Dr. John D’Angelo, chief medical officer and chairman of emergency medicine for Trinitas Regional Medical Center in Elizabeth, remembers the toughest time for battling COVID-19.
And the treatment option that has made all the difference.
At the height of the pandemic, in March and April 2020, the hospital was at full capacity and treating approximately 200 COVID patients, D’Angelo said.
“It was the most difficult thing that any of us had ever witnessed,” he said.
At that time, there was little that Trinitas could do for non-hospitalized patients.
“We really had no therapeutic options unless you were admitted to the hospital,” D’Angelo said.
The hospital received some assistance last fall, just in time for a second surge in COVID cases, after the U.S Food and Drug Administration granted an Emergency Use Authorization for monoclonal antibody infusion, one of the most advanced therapeutics available to combat the virus.
Monoclonal antibodies are laboratory-produced proteins derived from patients who have recovered from the virus. The antibodies are then given to eligible patients, those who are at risk of serious illness but do not meet hospital admission criteria, via an intravenous infusion.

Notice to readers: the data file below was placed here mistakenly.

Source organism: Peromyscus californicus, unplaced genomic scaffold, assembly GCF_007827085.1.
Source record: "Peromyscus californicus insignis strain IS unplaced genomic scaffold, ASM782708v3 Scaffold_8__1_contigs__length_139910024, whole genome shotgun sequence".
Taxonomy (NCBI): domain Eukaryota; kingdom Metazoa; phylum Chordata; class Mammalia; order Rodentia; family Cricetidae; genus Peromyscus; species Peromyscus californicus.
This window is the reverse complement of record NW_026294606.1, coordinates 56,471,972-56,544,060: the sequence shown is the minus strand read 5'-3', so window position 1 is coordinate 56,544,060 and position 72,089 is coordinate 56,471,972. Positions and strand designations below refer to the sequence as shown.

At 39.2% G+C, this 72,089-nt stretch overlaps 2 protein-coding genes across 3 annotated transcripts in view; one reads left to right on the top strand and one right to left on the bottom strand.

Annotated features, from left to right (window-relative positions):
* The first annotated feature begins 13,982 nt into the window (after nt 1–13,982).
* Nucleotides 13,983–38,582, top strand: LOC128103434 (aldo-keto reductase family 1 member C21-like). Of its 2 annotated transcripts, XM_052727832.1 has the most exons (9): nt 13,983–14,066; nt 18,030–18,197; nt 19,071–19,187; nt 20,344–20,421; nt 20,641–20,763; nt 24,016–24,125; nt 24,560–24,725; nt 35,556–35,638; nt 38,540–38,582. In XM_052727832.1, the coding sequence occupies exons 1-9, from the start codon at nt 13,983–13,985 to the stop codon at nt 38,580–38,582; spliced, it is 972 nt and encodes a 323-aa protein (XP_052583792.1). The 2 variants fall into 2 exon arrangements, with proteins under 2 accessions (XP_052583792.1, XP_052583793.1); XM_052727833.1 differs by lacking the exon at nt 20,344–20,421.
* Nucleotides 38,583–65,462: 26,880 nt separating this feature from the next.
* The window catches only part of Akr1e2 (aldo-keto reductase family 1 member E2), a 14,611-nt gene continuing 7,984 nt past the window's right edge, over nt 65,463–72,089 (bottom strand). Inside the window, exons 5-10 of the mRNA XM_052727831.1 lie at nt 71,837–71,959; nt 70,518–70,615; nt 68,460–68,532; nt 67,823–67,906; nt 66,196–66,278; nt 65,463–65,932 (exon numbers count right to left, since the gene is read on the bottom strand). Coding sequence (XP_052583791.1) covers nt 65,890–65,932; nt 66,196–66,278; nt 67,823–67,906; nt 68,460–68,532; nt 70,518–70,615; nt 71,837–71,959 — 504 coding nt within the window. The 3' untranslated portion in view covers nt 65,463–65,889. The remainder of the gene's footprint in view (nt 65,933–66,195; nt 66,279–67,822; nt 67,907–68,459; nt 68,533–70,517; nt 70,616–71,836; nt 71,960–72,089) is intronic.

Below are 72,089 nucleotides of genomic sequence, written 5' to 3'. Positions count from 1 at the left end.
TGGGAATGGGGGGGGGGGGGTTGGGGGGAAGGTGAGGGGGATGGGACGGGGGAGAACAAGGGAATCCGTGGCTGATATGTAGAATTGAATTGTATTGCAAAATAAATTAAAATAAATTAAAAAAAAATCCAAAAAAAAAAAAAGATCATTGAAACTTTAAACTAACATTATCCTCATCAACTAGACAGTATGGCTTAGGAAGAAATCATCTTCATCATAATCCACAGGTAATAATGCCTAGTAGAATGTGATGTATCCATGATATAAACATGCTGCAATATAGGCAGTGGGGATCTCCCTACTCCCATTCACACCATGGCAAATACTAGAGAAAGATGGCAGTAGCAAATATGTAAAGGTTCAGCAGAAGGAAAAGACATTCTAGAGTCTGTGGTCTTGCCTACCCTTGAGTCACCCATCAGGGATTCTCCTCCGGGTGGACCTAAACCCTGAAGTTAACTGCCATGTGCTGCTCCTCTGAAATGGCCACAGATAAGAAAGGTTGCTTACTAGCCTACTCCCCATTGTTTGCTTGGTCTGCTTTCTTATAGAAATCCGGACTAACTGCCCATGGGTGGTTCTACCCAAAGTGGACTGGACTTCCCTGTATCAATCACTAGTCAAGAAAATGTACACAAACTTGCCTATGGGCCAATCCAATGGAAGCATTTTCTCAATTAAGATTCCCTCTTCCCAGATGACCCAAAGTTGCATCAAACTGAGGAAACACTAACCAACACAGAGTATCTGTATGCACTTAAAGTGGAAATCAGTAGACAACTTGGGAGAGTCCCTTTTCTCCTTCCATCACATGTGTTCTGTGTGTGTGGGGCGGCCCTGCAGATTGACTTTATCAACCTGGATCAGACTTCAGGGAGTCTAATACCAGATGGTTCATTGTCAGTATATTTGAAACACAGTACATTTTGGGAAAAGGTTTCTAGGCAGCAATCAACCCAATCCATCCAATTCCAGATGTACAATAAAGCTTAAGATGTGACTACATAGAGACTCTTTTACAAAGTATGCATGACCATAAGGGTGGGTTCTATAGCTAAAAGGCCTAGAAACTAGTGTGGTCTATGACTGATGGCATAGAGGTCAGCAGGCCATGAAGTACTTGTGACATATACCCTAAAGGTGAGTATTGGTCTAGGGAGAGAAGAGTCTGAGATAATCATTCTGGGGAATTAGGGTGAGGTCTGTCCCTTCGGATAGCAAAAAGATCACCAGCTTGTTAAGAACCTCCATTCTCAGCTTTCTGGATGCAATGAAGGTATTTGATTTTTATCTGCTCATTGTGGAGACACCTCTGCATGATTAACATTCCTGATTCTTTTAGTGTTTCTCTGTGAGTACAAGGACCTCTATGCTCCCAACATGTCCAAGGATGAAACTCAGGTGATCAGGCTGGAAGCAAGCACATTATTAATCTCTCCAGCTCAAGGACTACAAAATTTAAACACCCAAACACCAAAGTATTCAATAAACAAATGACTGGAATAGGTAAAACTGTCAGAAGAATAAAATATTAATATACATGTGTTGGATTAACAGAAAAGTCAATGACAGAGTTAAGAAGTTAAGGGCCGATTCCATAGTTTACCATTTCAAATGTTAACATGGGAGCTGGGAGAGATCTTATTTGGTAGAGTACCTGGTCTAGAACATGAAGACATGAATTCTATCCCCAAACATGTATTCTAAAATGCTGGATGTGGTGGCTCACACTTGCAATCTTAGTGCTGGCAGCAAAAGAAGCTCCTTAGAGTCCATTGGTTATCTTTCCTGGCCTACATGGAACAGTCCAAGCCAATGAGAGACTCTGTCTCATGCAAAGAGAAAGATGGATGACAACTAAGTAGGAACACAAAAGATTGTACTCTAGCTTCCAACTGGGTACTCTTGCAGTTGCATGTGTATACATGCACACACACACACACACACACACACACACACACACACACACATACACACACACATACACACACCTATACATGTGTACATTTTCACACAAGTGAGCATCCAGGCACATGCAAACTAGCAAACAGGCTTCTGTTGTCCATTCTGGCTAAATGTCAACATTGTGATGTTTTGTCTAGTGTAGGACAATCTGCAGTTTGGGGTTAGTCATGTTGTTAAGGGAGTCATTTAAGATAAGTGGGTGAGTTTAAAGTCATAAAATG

Former President Donald Trump, and most recently, Texas Gov. Greg Abbott are among the most well-known recipients of such treatment.
It has largely been underutilized throughout the pandemic, as it is a labor-intensive option that requires being in a clinical setting.
Trinitas began offering the treatment in December 2020. D’Angelo said the therapy has been helping to keep COVID patients out of the hospital.
Since it began offering the monoclonal antibody infusions in December, 87.5% of those treated have avoided hospitalization, and 12.5% have returned to then be discharged a few days later. There have been zero deaths among those treated, according to Trinitas.
Trinitas has seen the most benefit in patients who are obese and over the age of 65, and early evaluation is key, D’Angelo said. He also is quick to point out that there is no substitution for prevention.
“The majority of patients who are being admitted to the hospital are the unvaccinated,” D’Angelo said. “The vaccines work. They are holding up, and that’s the real takeaway.”